x
computer image by Orlando Florin Rosu from Fotolia.com

Systems Trainer Job Description

Growth Trends for Related Jobs

A systems trainer is someone who educates and instructs employees of a company on how to use different computer programs, software and internal computer network systems. Those who work within this sector obviously have to have a strong background in information technology, and the type of systems they will teach will depend on the environment in which they are working.

Function

Systems trainers working within corporations will most likely train staff to be familiar with software that will used in the day-to-day running of the company. Programs like Microsoft and Excel are common examples. Those who teach in school or career centers will need to be able to instruct on a range of different software applications used throughout business, in addition to being knowledgeable on how the internet works and how to get the most out of it. The audience of a systems trainer will range from individuals within a company to large groups of people in a career center.

Qualifications

Those wanting to work in schools or career centers usually need to have completed a four-year degree program in a computer-related field. Some may also require that candidates have a teaching certificate as well. However, many systems trainers are self-taught, and those working as consultants or corporate trainers may not have a university education, relying on the experience they have gained using various software packages. An ability to communicate well with the public is also essential in this role.

Video of the Day

Brought to you by Sapling
Brought to you by Sapling

Conditions

The working conditions of a systems trainer will vary depending on their employer. Those working for corporations will be based in offices, while those working for schools will be based in the classroom or computer labs. In these cases, the hours worked will correspond to the usual office hours of Monday to Friday 9 a.m. to 5 p.m. In certain cases, consultants may be required to work in a client's home outside of office hours.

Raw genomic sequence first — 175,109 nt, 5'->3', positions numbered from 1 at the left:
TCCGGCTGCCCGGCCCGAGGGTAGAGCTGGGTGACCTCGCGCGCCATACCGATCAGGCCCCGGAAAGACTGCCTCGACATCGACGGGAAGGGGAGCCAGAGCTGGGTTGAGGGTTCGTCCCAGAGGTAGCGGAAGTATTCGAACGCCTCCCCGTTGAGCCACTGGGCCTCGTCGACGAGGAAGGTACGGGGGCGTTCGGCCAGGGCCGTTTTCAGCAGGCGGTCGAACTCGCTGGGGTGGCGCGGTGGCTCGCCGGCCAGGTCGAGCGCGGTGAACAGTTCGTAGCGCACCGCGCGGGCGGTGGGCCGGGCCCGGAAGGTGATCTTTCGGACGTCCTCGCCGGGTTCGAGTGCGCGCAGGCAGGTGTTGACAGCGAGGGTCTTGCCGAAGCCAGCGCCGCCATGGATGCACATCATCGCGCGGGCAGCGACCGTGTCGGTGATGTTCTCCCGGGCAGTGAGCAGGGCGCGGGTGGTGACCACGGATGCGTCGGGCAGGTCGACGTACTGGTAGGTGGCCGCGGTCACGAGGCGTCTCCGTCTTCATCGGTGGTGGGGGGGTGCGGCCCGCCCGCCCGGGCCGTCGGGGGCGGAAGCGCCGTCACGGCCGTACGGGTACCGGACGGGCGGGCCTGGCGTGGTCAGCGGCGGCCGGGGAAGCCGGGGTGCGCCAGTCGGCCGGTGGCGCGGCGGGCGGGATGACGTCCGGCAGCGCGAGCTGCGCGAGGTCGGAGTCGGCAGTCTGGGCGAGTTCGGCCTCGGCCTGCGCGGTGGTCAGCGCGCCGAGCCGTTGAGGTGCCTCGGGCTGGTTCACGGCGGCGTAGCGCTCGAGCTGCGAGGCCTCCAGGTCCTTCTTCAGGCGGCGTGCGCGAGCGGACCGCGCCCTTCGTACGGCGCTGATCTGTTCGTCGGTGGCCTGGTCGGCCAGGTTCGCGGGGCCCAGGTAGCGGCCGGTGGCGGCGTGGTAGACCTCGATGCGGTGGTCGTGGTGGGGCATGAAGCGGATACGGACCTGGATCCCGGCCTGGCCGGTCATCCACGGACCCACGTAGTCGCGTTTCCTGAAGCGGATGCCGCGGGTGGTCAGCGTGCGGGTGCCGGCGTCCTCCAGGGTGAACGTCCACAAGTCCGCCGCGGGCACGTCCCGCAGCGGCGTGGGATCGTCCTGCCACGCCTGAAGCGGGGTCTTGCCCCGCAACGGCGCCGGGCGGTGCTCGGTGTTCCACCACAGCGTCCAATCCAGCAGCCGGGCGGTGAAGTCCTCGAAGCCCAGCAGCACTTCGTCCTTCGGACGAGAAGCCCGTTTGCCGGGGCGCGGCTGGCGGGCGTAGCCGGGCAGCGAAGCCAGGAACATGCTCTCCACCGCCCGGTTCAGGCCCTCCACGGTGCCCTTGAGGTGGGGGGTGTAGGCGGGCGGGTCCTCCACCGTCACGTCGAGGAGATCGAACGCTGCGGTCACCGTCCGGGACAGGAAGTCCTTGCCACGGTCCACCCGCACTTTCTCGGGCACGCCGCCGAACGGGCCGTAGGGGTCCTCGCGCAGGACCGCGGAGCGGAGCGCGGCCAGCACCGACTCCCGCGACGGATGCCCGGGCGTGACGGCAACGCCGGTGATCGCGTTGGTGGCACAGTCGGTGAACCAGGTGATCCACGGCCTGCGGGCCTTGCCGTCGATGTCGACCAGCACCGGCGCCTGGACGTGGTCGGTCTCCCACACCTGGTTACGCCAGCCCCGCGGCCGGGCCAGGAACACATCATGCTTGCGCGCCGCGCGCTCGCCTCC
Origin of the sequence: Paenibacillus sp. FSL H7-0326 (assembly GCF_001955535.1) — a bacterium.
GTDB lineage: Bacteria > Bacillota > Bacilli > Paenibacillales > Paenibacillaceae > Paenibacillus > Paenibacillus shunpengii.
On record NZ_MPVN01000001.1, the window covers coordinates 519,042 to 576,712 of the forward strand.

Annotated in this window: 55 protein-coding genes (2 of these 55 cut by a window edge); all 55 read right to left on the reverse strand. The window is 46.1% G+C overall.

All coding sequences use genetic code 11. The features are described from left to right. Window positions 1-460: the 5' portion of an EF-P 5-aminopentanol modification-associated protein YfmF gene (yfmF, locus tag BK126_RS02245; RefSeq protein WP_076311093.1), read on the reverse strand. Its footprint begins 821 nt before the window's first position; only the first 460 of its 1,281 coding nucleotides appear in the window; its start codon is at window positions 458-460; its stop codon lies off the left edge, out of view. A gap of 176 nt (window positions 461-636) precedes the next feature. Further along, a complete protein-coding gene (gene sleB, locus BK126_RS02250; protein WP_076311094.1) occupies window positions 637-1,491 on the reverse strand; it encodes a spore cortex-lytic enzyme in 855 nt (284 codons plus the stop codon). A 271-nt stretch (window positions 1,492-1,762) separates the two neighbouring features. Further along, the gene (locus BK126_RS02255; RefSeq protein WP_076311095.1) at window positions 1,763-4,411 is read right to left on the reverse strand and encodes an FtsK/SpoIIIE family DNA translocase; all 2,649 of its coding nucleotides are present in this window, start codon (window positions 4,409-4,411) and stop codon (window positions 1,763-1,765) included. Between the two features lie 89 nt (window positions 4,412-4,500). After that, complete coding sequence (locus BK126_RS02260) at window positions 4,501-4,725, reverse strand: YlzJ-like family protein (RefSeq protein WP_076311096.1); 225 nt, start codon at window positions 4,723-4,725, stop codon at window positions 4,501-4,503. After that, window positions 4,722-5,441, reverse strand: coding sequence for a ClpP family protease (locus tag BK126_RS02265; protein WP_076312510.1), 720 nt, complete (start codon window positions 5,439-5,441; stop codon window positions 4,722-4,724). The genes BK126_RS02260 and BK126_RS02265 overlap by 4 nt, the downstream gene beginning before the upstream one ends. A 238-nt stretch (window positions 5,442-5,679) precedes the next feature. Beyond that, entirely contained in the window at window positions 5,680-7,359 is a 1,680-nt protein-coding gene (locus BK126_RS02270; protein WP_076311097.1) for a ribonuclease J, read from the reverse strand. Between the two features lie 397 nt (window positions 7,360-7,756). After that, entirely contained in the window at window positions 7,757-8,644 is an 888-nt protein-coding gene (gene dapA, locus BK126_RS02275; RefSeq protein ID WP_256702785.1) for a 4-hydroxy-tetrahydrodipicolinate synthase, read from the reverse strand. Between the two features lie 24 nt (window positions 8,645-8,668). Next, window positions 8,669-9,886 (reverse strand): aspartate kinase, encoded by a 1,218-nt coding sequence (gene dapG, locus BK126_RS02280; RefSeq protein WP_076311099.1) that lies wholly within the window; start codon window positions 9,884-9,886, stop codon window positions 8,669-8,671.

Prospects

According to the Bureau of Labor Statistics, there were 205,000 systems trainers in the U.S. in 2008. It is expected that this sector will grow faster than the national average for all jobs up to 2018. This is due to the increasing use of computers and the Internet within companies and business across the U.S. Companies will need to hire systems trainers to keep an aging workforce up to speed with the latest technological advances in software.

Earnings

According to the Bureau of Labor Statistics, the average earnings of a systems trainer in 2008 was $55,310. The top 10 percent earned over $85,860 a year, while the lowest 10 percent earned less than $30,120 a year. The mean hourly wage in 2008 was $26.59.

2016 Salary Information for Training and Development Specialists

Training and development specialists earned a median annual salary of $59,020 in 2016, according to the U.S. Bureau of Labor Statistics. On the low end, training and development specialists earned a 25th percentile salary of $42,950, meaning 75 percent earned more than this amount. The 75th percentile salary is $79,280, meaning 25 percent earn more. In 2016, 282,800 people were employed in the U.S. as training and development specialists.

About the Author

Adam Dawson has worked as a journalist and copywriter in London, Dubai and Athens. With more than four years of experience, he has had work published in "Construction Week," "Business Traveller Middle East," "Arabian Property," "Commercial Interior Design," "Time Out Dubai" and online at ArabianBusiness.com and easyJet.com. Dawson holds a bachelor's degree in ancient history from King's College, London.

Cite this Article